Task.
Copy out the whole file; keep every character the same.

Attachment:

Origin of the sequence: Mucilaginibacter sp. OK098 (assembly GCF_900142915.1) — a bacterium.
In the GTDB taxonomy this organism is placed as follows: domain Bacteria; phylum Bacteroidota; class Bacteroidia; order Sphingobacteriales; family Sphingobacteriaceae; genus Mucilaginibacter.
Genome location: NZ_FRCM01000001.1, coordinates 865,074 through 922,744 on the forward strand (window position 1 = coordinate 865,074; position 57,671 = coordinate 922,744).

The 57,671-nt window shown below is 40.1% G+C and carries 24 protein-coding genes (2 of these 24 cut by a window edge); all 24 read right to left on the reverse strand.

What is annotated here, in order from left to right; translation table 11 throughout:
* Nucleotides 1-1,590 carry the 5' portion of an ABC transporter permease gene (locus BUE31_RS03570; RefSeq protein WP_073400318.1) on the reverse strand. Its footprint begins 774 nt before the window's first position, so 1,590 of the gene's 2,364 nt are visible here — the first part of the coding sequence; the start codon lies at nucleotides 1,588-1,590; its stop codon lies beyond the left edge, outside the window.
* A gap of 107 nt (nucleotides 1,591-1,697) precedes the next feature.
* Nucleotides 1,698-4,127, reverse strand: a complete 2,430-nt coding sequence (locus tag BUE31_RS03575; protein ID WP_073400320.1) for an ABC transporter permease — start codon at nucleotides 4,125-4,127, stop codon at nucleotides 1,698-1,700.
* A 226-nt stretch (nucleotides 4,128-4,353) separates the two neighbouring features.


Origin of the sequence: Mucilaginibacter sp. OK098 (assembly GCF_900142915.1) — a bacterium.
In the GTDB taxonomy this organism is placed as follows: domain Bacteria; phylum Bacteroidota; class Bacteroidia; order Sphingobacteriales; family Sphingobacteriaceae; genus Mucilaginibacter.
Genome location: NZ_FRCM01000001.1, coordinates 865,074 through 922,744 on the forward strand (window position 1 = coordinate 865,074; position 57,671 = coordinate 922,744).

The 57,671-nt window shown below is 40.1% G+C and carries 24 protein-coding genes (2 of these 24 cut by a window edge); all 24 read right to left on the reverse strand.

What is annotated here, in order from left to right; translation table 11 throughout:
* Nucleotides 1-1,590 carry the 5' portion of an ABC transporter permease gene (locus BUE31_RS03570; RefSeq protein WP_073400318.1) on the reverse strand. Its footprint begins 774 nt before the window's first position, so 1,590 of the gene's 2,364 nt are visible here — the first part of the coding sequence; the start codon lies at nucleotides 1,588-1,590; its stop codon lies beyond the left edge, outside the window.
* A gap of 107 nt (nucleotides 1,591-1,697) precedes the next feature.
* Nucleotides 1,698-4,127, reverse strand: a complete 2,430-nt coding sequence (locus tag BUE31_RS03575; protein ID WP_073400320.1) for an ABC transporter permease — start codon at nucleotides 4,125-4,127, stop codon at nucleotides 1,698-1,700.
* A 226-nt stretch (nucleotides 4,128-4,353) separates the two neighbouring features.